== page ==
Updated: Oct 25, 2020
After our last blog post was published regarding changes to our services that have been brought on by COVID-19 we have had a few partner organisations contacting us requesting information on how we have managed to adapt our workshops and training to be presented online and more specifically, what equipment we have to allow us to do this.
After many trials, test runs and practice sessions, we settled on the set-up in the picture that follows.
What you see here is:
Desk camera clamp
Any combination of the above would be able to replicate the set up we have, but we spent ages researching, watching unboxing videos and reading reviews to find equipment that would best suit our needs.
Please note: Any links posted herein are not affiliated links, this post does not make us any money. We want to share our experience. The links are intended for reference only, and we are not promoting any of these products to you in any way. If you are going to purchase the same equipment, shop around to find the best deal.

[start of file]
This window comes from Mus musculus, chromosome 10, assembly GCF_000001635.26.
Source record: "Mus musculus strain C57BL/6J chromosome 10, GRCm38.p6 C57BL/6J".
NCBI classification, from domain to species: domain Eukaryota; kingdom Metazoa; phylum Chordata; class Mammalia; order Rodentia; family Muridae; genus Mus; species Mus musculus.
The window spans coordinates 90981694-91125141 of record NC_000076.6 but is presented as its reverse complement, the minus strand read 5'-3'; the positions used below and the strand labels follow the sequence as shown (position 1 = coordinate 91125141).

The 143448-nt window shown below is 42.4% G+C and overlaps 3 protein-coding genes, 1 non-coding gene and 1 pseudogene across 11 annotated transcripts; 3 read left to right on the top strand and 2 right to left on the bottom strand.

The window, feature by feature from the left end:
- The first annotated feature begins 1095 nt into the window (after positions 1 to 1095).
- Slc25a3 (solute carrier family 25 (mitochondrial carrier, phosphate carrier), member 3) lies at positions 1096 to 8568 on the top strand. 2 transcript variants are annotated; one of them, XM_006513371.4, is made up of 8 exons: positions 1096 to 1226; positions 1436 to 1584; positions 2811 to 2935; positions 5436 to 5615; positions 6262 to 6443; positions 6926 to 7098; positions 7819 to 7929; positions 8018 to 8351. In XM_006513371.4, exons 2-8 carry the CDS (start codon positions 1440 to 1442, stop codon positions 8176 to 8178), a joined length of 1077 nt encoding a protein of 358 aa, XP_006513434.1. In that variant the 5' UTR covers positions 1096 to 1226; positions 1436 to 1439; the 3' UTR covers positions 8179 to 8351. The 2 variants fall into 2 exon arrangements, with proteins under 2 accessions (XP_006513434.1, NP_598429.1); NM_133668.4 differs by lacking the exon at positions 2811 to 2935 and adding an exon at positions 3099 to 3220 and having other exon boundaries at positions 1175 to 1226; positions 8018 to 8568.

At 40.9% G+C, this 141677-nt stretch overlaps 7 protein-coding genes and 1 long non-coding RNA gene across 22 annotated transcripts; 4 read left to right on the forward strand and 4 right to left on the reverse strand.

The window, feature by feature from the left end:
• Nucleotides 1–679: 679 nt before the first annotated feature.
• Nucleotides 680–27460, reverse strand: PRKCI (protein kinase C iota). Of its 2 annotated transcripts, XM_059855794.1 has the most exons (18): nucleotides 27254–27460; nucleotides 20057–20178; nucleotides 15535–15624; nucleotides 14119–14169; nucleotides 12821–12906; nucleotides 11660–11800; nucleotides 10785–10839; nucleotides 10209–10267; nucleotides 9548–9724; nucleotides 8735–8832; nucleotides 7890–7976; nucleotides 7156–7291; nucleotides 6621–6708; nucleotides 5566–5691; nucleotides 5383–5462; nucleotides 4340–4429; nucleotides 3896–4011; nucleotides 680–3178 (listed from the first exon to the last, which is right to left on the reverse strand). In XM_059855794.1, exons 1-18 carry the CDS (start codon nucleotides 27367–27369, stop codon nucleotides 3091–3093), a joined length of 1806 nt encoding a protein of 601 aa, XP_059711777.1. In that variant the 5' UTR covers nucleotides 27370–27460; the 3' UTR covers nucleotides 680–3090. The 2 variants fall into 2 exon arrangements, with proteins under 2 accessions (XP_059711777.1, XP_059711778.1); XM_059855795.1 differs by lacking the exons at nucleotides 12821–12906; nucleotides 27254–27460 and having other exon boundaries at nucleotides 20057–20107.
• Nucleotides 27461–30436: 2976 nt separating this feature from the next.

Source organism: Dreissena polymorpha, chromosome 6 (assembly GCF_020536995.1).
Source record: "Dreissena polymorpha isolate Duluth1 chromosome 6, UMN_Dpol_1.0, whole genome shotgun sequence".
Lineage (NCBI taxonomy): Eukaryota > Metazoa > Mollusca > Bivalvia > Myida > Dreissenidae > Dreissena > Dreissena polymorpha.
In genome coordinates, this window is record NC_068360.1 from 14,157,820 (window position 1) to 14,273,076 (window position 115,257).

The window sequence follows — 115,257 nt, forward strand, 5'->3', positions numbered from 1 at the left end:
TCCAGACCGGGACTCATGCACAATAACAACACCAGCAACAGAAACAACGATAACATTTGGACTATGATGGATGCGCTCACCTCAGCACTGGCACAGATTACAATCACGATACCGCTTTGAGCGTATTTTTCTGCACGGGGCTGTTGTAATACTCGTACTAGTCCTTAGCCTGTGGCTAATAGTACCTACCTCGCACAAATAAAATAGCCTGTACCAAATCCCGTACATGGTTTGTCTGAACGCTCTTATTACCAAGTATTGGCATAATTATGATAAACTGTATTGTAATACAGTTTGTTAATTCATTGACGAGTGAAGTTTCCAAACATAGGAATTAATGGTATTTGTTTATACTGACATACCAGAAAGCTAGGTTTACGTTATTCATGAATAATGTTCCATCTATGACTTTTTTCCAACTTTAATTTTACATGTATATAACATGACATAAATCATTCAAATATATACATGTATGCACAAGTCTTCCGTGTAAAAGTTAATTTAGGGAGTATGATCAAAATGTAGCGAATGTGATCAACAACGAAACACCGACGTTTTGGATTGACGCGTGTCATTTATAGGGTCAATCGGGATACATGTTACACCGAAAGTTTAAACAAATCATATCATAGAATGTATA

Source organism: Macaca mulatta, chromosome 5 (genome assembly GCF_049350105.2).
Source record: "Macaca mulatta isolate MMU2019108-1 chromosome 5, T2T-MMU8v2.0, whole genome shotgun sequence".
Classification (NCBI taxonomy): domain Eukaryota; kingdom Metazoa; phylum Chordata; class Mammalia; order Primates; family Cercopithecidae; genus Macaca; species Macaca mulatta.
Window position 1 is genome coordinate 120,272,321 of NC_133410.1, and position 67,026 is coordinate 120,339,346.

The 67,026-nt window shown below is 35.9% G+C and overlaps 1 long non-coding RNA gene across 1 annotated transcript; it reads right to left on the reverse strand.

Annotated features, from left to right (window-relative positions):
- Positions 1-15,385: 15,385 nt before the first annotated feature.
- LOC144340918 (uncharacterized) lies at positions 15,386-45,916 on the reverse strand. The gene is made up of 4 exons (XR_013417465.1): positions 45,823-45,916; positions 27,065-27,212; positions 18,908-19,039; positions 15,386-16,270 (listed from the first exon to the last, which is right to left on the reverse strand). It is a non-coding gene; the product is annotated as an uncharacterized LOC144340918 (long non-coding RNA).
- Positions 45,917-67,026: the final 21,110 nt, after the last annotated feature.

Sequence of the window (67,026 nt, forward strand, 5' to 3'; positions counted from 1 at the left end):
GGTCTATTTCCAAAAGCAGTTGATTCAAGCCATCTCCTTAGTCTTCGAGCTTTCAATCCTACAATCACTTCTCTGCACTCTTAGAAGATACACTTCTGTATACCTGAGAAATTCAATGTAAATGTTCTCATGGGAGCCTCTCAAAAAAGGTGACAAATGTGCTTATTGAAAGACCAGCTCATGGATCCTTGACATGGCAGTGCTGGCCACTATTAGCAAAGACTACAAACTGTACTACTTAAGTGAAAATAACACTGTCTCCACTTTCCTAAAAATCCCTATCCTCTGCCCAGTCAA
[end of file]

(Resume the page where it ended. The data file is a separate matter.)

So why did we choose this kit specifically?
We ran into some issues early on with the laptop we were using, which was fairly new, but didn’t have a powerful enough processor to handle Microsoft Teams and everything else we had plugged into it. So, we had to get a new one to fix the problem. Try the laptop you have with this set up first, and if participants complain that it is freezing/laggy/jumpy, then a new laptop might solve this (or it’s a wifi problem). Alternatively, you could use a tower PC and plug two screens into it.
After a few test workshops, I realised that when sharing your screen, you lose the ability to see the other people’s faces that are attending. Our workshops rely on participation, not being able to see participants was an issue for me. Two screens allow you to run the presentation on one screen and view the participants on the other, solving this issue. Any monitor will do for this, make sure your laptop has either an HDMI OUT or a VGA OUT (google this if you don’t know what it is) to plug it in. Notebooks/small laptops generally don’t have this.